Home  18.013A  Chapter 30 


We have for the most part so far discussed what to do when confronted with a series. You can test its convergence, estimate its limit, and try to find the function it represents, if it is a power series.
Another important question is: how can you find the coefficients in a power series expansion of a given function about some expansion point?
We know from our study of Taylor series in Section 10.2 that the coefficient of the jth term will be the jth derivative of the function at the expansion point, divided by j factorial.
This is a useful fact, but not always useful enough, in part because it can be cumbersome to calculate or compute the higher derivatives of a complicated function.
Fortunately our standard functions can be defined in the complex plane, and in it we can give an integral representation of the coefficients of a power series, by using the residue theorem.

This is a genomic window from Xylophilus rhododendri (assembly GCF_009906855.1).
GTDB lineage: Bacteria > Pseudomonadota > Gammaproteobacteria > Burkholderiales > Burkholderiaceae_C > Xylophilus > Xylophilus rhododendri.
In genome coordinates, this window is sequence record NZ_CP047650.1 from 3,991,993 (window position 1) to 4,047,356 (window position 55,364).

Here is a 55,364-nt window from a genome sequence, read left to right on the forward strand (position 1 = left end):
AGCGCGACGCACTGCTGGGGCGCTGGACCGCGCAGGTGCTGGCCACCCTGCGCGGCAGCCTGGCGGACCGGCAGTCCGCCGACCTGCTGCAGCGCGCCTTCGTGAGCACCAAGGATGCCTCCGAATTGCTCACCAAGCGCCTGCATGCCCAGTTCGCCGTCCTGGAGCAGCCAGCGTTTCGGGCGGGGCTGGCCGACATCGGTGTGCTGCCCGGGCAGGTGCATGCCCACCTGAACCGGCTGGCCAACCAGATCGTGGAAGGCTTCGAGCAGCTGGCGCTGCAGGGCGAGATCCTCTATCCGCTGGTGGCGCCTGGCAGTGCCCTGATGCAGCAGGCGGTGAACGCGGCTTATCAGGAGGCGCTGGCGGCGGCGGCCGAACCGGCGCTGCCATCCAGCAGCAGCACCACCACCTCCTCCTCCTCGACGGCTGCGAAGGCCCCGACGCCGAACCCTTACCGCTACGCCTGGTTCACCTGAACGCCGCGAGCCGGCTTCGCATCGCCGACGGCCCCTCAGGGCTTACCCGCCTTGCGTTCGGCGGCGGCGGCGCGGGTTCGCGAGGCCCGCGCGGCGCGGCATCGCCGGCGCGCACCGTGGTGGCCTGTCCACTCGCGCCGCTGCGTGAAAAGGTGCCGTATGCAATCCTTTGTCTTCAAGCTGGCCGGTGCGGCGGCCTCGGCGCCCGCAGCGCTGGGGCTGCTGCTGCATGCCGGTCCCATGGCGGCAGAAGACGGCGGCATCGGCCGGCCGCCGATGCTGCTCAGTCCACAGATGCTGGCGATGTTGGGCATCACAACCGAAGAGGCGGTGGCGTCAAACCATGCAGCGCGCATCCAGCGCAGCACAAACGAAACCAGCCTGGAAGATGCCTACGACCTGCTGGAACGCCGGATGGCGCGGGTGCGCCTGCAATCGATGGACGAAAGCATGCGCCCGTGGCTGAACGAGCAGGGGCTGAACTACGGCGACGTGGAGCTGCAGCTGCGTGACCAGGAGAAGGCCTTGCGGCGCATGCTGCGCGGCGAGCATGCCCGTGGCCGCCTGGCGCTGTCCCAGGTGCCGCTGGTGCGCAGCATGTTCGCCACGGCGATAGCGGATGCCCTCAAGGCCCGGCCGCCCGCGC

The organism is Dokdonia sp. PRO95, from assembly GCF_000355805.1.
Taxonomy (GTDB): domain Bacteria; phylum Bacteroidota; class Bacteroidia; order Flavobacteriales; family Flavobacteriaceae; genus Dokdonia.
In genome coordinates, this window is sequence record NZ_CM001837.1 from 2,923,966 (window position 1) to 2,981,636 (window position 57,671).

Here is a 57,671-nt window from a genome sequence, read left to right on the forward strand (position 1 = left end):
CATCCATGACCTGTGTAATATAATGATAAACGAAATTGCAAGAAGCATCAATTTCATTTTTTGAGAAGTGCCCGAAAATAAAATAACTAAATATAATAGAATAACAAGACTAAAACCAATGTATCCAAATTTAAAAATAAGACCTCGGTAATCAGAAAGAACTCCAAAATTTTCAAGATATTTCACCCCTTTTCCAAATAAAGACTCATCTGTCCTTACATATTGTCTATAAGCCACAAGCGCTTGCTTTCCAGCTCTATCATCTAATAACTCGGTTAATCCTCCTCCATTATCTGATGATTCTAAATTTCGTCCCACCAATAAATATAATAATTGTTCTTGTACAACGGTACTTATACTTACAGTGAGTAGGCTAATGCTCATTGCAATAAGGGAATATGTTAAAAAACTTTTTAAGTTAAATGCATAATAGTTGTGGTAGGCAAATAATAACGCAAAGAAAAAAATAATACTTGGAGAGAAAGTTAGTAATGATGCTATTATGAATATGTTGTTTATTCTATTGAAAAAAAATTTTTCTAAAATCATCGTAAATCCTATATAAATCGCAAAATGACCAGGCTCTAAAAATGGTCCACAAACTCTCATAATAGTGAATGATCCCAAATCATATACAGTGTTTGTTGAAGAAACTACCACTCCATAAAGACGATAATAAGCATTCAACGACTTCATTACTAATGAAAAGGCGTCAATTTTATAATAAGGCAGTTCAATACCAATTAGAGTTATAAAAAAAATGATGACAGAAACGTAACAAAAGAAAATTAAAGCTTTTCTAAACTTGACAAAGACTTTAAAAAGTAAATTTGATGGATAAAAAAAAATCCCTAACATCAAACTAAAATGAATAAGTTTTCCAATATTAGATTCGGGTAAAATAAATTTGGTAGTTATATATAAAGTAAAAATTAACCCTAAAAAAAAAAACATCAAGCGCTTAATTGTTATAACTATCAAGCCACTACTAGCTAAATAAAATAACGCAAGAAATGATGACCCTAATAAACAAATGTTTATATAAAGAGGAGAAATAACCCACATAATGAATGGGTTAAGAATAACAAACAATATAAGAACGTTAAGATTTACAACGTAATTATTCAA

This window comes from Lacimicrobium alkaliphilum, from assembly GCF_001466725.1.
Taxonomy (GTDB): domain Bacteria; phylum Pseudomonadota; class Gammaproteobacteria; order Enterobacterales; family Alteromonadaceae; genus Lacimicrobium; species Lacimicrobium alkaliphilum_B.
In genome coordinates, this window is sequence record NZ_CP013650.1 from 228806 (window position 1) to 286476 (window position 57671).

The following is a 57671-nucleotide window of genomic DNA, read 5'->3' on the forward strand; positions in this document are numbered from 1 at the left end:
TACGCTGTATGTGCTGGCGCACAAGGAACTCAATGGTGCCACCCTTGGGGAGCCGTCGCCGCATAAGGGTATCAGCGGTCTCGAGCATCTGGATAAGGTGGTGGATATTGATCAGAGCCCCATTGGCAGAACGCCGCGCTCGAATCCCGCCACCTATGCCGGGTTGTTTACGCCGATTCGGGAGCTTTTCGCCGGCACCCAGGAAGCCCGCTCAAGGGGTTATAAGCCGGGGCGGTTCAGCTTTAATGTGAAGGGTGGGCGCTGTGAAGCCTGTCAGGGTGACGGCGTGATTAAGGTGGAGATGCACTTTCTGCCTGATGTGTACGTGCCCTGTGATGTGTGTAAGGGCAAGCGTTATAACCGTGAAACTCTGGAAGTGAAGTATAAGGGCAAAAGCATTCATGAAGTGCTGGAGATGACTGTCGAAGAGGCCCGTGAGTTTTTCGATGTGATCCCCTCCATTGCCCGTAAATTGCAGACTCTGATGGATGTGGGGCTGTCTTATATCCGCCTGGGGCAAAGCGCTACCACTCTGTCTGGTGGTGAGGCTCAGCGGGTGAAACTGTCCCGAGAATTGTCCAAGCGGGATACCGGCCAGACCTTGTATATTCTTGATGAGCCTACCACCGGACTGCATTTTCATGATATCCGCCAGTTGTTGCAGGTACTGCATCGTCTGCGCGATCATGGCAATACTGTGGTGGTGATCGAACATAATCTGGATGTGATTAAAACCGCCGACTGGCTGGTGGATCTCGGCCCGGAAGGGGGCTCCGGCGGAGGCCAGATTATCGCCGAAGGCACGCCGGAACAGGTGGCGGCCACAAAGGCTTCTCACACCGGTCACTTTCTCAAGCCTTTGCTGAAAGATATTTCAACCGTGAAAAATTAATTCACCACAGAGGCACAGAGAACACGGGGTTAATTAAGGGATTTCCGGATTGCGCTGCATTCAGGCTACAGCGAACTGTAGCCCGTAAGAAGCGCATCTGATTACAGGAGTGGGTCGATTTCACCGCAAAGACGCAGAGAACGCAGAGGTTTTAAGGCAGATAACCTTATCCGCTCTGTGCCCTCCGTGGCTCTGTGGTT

Suppose we have a function f(z) and wish to expand it in a series about the point z'. We know that the integral of any function around a simple closed path in the complex plane that surrounds an isolated singular point z' (and no other singular point) of f is 2i times its residue at z', and the residue at z' is the coefficient of in the power series expansion of f at the point z'.
We can therefore deduce that the coefficient in the power series expansion of f(z) about z', which is the residue of at z = z', is times the integral of on any simple closed path around z' that does not include any singular point of f
Integrals of this kind can be evaluated numerically for any n without great difficulty.